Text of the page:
But that’s old news; we’re all about looking ahead now. No more talk about those Downing Street memos, nothing new there. We always knew Bush wanted to go to war with Iraq, even though that was never brought up in pundit-land before the war. Bush knew it, the media knew it, but no one bothered to tell the American people. Recently a ABC/Washington Post poll showed 52% of American’s now feel they we “intentionally misled” into the war and 57% the administration “intentionally exaggerated” the evidence of WMD. So, the only ones left to lie to are his core of ditto-heads. Senator Lindsay Graham of South Carolina told Rummy even his constituents are “going south.” Hence the trip to Fayetteville and a friendly captive audience, who will at least make him feel better.
Speaking of captive audiences: no mention of Gitmo in the speech. It seems U.N. Human Rights investigators want an invite to what Rummy calls the most transparent prison in the world, but so far no Cuban cigar. An AP article says the “failure of the United States to respond to requests since early 2002 is leading experts to conclude Washington has something to hide in the Cuban naval base.” Investigator Manfred Nowak is quoted as saying, “ At a certain point, you have to take well founded allegations as proven in the absence of a clear explanation by the government.” Of course, we all know terrorists are trained to lie. But the investigators press statement says, “Many of these allegations have come to light through classified [US] documents.” The FBI lies too. Documents can be interpreted different ways. Maybe, the terror suspects tortured themselves to embarrass us! An internal pentagon investigation found no evidence of anything. The prisoners are well fed.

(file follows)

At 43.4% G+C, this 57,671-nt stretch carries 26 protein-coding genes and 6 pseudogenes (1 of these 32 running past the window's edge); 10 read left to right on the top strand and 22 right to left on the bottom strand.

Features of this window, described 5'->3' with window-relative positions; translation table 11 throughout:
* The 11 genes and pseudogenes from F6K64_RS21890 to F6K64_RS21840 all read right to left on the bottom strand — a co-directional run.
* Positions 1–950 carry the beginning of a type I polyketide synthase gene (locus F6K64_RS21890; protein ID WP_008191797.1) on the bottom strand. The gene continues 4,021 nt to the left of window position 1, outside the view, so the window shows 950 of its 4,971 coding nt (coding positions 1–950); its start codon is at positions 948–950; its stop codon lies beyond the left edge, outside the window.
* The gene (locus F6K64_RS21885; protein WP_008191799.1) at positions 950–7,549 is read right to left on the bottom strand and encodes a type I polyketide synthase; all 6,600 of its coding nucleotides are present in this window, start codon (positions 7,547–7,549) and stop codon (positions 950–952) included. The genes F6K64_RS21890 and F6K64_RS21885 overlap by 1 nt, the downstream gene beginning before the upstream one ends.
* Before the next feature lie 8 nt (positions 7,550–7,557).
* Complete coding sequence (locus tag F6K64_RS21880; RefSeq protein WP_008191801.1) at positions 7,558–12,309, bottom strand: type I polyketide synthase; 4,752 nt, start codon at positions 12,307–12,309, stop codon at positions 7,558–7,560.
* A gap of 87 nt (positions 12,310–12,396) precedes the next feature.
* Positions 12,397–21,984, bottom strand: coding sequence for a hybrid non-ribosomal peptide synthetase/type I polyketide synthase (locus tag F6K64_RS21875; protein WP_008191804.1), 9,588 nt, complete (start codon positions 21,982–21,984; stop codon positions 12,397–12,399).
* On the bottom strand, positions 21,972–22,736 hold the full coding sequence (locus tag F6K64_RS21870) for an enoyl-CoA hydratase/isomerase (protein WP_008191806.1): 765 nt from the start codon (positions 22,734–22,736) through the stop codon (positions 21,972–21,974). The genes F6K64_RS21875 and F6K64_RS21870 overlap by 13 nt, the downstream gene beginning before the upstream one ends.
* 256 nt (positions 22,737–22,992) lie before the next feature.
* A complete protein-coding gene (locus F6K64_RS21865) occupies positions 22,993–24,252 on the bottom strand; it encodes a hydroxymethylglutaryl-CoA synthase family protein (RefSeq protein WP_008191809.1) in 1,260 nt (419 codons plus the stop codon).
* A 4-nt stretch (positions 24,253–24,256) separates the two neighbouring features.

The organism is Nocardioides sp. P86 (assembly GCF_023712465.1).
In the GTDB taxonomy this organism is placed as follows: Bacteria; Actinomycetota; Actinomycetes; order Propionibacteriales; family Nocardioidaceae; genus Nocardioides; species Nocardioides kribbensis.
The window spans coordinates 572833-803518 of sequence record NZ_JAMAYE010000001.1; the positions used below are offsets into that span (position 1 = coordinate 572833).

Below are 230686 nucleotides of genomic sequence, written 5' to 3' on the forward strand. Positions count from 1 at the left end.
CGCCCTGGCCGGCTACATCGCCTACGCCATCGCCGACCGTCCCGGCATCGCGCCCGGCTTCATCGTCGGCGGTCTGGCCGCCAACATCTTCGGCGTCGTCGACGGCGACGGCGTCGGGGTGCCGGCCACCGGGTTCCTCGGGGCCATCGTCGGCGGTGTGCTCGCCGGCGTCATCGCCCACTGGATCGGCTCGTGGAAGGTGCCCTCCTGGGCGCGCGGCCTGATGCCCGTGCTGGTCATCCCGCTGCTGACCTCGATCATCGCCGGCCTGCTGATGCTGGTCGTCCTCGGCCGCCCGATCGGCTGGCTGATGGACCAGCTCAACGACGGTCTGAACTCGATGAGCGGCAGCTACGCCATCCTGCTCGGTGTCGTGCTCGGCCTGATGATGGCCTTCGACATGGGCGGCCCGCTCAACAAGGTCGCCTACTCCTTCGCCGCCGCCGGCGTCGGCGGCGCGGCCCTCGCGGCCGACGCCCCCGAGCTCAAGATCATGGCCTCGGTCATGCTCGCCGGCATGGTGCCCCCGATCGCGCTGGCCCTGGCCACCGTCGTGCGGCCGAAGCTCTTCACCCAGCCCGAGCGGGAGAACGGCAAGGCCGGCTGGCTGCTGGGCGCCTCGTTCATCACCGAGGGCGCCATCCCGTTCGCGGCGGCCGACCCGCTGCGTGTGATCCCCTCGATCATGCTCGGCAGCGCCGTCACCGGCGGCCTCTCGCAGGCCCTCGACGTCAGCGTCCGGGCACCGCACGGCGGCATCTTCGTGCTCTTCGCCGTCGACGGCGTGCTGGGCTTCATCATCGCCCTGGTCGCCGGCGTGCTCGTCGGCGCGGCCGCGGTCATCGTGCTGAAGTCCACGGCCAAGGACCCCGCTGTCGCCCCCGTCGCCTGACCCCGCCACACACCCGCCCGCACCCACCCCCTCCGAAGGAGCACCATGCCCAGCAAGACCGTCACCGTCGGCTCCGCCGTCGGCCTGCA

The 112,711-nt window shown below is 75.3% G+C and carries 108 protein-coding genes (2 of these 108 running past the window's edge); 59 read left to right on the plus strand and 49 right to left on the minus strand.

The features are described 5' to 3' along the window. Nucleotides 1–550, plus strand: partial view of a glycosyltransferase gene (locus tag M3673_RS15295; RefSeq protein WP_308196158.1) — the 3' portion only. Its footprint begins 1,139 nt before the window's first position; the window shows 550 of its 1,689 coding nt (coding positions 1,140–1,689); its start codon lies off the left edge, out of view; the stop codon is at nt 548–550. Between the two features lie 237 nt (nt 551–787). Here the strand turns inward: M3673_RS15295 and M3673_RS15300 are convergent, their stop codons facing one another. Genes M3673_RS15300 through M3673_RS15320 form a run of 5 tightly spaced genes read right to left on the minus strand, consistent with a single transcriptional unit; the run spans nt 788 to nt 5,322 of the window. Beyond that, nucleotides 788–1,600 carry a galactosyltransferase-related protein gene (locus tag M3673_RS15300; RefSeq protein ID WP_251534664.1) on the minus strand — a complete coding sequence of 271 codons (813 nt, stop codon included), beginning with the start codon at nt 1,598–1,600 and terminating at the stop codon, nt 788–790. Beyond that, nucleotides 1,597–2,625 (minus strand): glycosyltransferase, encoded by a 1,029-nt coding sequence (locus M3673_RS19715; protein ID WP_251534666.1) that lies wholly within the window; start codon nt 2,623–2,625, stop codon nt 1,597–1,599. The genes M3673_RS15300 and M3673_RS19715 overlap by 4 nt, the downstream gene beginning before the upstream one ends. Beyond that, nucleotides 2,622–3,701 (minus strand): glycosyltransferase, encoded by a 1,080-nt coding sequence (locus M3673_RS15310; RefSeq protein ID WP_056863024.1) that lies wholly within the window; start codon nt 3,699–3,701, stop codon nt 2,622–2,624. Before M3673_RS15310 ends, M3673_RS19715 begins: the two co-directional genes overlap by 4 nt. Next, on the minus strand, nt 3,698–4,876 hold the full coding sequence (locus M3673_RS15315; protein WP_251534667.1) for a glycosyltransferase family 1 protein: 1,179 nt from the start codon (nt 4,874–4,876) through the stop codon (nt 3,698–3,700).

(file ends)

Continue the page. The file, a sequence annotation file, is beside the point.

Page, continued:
Now on to “extraordinary renditions.” [WaPo Our allies in the war on terror, the Italians, are after 13 U.S. citizens suspected of being CIA agents who kidnapped an Egyptian imam known as Abu Omar, who was whisked out of the country in February 2003 and was transferred to a third country where he was probably well fed but not tortured. These guys apparently weren’t too clandestine. The Milan prosecutor has traced their whereabouts during the kidnapping mission by following the cell phone records and credit cards bills they rang up. They stayed at all the best hotels and spent a lot of taxpayer money.